Drudkh – Їм часто сниться капіж [They Often See Dreams About the Spring] (2018) REVIEW

Who would envy a listener just discovering Drudkh in 2018 as their eleventh full-length lands atop a bevy of split releases and numerous side-projects. The ambitions of the four musicians involved since 2006 have been so inspired and prolific that it is no wonder ‘They Often See Dreams About the Spring’ took roughly three years to fully form. Formed from members of Hate Forest and Astrofaes roughly 6-7 years after they’d toiled away at a questionable reinvention of atmospheric black metal in Hate Forest, it seemed Drudkh would be a pagan/folk variant of that ideology. In fact the duo of Roman Saenko and Thurios made such waves with records like ‘Autumn Aurora’ and ‘Blood in Our Wells’ that credit is due for their hand in shifting the conversation worldwide towards atmospheric black metal and greatly expanding it’s guitar language. ‘They Often See Dreams About the Spring’ is an attempt to pull out of a bit of a compositional rut that began after their eighth album ‘A Handful of Stars’ and they mildly succeed.

There are three eras of Drudkh to consider here and whether you fall into any of them or enjoy all of them you have to admit a clear need for a new tonal shift in their discography. I firmly plant my feet in their work up to and including ‘Microcosmos’ with a heavy preference for the ‘Autumn Aurora’ and ‘Відчуженість (Estrangement)’ because each represents a peak in inspiration for what variations would come afterwards. When considering where ‘They Often See Dreams About the Spring’ fits into these peaks, I almost feel like it is a softly strangled peak above the saccharine Alcest-like despondency that ‘A Handful of Stars’ lead with. Some increased aggression and general coldness wrestles the space-faring blackgaze moments away just often enough. I think some of this comes from Thurios‘ involvement in the guitar performances, something he hadn’t done since ‘A Handful of Stars’ and his direction seems to amplify softness and heaviness alike.

The style here is sometimes too close to Saenko‘s approach on the very Hate Forest feeling Windswept album from 2017, ‘The Great Cold Steppe’ which featured everyone from Drudkh excepting Thurios. On some level I’d happily skip out on Drudkh for more of Windswept‘s stripped-down atmospheric black metal style if it wasn’t for the horrendous drum sound. I really feel like these guys could make this style of music in their sleep after over 12+ albums of variation, and the extended and repetitive structures of ‘They Often See Dreams About the Spring’ blur themselves in the same way that the last few Drudkh albums did. Is it devolving into self-parody that doesn’t match the efforts of the bands they’ve influenced? Not quite, but I think students will overtake their masters the longer Drudkh stalls on new influence and vision.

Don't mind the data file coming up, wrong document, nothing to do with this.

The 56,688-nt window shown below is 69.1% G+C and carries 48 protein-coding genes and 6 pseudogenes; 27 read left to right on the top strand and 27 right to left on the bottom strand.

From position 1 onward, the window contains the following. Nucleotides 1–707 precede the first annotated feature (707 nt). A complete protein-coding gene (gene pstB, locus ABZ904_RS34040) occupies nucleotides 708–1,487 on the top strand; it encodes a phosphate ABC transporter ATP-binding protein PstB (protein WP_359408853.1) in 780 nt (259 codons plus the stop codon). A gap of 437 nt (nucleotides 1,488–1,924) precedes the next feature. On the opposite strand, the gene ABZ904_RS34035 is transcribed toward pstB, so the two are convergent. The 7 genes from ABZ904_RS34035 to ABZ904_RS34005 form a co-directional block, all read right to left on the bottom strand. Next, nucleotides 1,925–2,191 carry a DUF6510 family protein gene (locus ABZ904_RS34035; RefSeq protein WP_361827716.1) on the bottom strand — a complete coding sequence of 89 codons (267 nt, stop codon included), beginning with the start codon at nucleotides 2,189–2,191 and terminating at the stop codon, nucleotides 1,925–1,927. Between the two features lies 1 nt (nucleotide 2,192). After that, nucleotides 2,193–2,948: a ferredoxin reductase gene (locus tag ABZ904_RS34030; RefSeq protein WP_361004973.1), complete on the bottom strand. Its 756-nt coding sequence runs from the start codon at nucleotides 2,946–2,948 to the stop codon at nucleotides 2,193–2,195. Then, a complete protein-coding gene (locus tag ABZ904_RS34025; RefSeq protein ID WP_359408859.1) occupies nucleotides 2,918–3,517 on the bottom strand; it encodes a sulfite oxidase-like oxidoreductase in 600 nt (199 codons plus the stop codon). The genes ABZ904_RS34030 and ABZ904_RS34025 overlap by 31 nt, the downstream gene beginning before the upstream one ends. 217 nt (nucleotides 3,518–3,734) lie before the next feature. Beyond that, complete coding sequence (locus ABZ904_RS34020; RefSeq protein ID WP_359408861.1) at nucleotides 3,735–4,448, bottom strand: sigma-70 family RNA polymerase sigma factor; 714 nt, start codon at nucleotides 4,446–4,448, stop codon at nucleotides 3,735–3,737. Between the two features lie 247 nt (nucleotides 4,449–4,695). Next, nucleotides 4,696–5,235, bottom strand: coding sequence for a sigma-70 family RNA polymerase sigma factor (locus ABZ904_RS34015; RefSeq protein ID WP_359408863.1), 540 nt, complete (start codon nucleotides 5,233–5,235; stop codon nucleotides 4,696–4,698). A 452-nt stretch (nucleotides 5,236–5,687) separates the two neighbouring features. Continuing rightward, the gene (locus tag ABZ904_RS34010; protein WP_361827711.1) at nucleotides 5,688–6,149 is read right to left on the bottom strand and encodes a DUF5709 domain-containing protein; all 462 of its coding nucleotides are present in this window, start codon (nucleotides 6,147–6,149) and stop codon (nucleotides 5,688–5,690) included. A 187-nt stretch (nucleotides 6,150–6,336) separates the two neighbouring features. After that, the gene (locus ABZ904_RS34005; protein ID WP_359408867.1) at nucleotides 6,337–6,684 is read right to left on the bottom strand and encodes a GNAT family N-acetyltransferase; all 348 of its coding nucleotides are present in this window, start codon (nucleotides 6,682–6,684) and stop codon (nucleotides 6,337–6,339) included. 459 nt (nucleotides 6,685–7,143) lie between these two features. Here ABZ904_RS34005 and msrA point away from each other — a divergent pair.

The lyrics are pulled from 20th century Ukranian poets. I think the most striking imagery comes from Bohdan Ihor Antonych, but I’ve only cursory internet translation to work with. Each poem offers a weighted meditation that centers around a time of day and evokes a feeling of being swept within conflict, or the impossibility of existing without being conscious of it. Of course it is my own interpretation but the curated message reads as appreciation of beauty amidst the restless fear of war. The tonality, conception and larger possibilities of meaning do a lot to extend the value of this eleventh Drudkh full-length.

As you could expect, with their discography considered, the songs all flow together and there is a dream-like twinkle to it all. Some additional pangs of aggression and roughly nine minute song-lengths make for a ‘dynamic enough’ experience for me, though by the fourth listen I was itching to either to jump over to ‘Autumn Aurora’ or move onto something else entirely. At some point a new boldness is worth alienating an implanted legacy. I enjoyed the album regardless.

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Artist Drudkh
Type Album
Released March 9, 2018
BUY/LISTEN on their Bandcamp! Follow Drudkh on Facebook
Genres

Your heart is a blackened hell. 3.0/5.0

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